Lisburn special needs teacher found guilty on two counts of child cruelty
Published 09/04/2013 | 20:24
The parents of two disabled girls have spoken of their “hell” after a senior teacher at a special needs school was found guilty of two charges of child cruelty.
Two of the five charges against Stephen Downes (59) from Glebe Gardens in Moira, were dropped during the final day of the hearing.
He was found guilty of two of the other three charges at Lisburn magistrates court.
The teacher at Parkview Special School denied grabbing and striking a girl after she drank another pupil’s milk and wilfully assaulting another girl when they were alone in a room together, with the door closed on dates between 2010 and 2011.
Judge Rosemary Watters said she was satisfied he had been cruel to the children.
Judge Watters said she “couldn’t think of injured parties any more vulnerable” and did not accept that Downes’ use of the term “fear factor” meant “creating awareness of boundaries”.
Downes will be sentenced for two charges of cruelty against a person under 16 on May 10.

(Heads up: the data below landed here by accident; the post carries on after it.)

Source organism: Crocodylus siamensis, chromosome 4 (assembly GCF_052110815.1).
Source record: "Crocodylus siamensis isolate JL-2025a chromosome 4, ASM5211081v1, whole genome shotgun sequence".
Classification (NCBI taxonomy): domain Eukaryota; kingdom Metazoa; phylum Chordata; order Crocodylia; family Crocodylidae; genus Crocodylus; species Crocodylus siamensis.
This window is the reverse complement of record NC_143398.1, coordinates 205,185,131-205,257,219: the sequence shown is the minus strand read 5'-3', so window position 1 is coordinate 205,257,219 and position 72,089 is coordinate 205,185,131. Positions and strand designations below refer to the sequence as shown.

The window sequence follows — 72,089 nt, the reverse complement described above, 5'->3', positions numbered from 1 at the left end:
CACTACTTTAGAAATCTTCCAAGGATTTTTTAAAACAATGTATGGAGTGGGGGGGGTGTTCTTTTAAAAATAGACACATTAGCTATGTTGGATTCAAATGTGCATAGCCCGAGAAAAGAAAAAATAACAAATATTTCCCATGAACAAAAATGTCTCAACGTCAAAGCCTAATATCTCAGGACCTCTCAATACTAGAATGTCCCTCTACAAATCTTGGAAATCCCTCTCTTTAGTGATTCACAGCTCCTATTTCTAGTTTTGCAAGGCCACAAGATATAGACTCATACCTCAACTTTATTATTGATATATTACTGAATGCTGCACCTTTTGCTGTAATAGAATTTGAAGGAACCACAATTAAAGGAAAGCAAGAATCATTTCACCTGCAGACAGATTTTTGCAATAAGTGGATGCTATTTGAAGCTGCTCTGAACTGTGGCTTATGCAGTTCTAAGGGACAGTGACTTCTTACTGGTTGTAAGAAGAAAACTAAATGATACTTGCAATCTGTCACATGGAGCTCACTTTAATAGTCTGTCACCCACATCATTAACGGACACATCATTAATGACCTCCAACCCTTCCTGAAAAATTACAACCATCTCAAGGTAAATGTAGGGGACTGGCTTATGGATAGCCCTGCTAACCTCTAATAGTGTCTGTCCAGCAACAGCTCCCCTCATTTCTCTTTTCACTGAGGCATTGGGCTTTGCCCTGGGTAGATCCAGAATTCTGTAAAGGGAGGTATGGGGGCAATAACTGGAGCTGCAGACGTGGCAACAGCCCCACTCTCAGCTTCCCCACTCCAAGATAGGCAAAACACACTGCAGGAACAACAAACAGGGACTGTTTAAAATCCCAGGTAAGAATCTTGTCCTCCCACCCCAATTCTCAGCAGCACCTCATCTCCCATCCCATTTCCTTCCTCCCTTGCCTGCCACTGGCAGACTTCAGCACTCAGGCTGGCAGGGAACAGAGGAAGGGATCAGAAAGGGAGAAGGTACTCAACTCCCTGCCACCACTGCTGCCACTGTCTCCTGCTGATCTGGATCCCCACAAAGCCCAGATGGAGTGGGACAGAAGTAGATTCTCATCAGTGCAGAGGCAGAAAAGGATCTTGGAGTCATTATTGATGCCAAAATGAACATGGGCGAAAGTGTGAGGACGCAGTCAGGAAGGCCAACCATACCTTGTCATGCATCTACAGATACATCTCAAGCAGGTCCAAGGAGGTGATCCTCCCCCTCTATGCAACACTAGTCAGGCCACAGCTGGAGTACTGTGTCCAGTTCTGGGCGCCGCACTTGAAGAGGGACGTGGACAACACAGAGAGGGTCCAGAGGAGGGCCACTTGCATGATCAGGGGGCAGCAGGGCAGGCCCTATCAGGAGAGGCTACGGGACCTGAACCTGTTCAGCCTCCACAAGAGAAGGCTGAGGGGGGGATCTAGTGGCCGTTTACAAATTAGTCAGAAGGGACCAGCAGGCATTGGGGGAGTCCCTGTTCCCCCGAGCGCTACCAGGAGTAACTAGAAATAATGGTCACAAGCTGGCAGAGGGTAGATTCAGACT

The parents of the two severely disabled girls assaulted by Downes said they had been through hell on their long fight for justice over the past two years.
The mother of one of the girls said: “I’m hugely relieved.
“It’s been the most horrible episode at every step of the way.
“Because these children can’t give evidence themselves they have no voice.
“Children at the thinnest end of the wedge deserve protection.
“We want people who work with children and vulnerable adults in care homes, hospitals or schools to know it isn’t OK to treat children like this and at some point there will be someone watching and that person will be prepared to take action.
“And if you can’t treat someone properly in that setting, get another job, go somewhere else.”
The mother of the other girl said her daughter had “suffered badly” as a result of what happened at Parkview.
“I’m glad and relieved this is all over,” she said.
“I am disgusted by what happened and that we had to push so hard to get to this point.
“My daughter couldn’t vocalise what happened to her, but her behaviour changed completely, like bed wetting, and she didn’t want to go to school.
“I knew there was something wrong and thought maybe there was a problem with a pupil.”
Both mums said they want all parents and everyone who works with children to be listen to what youngsters are telling them and if they notice changes in behaviour not to dismiss it.
Downes lawyer, Michael Boyd, indicated to the Belfast Telegraph his client would be appealing the court’s ruling.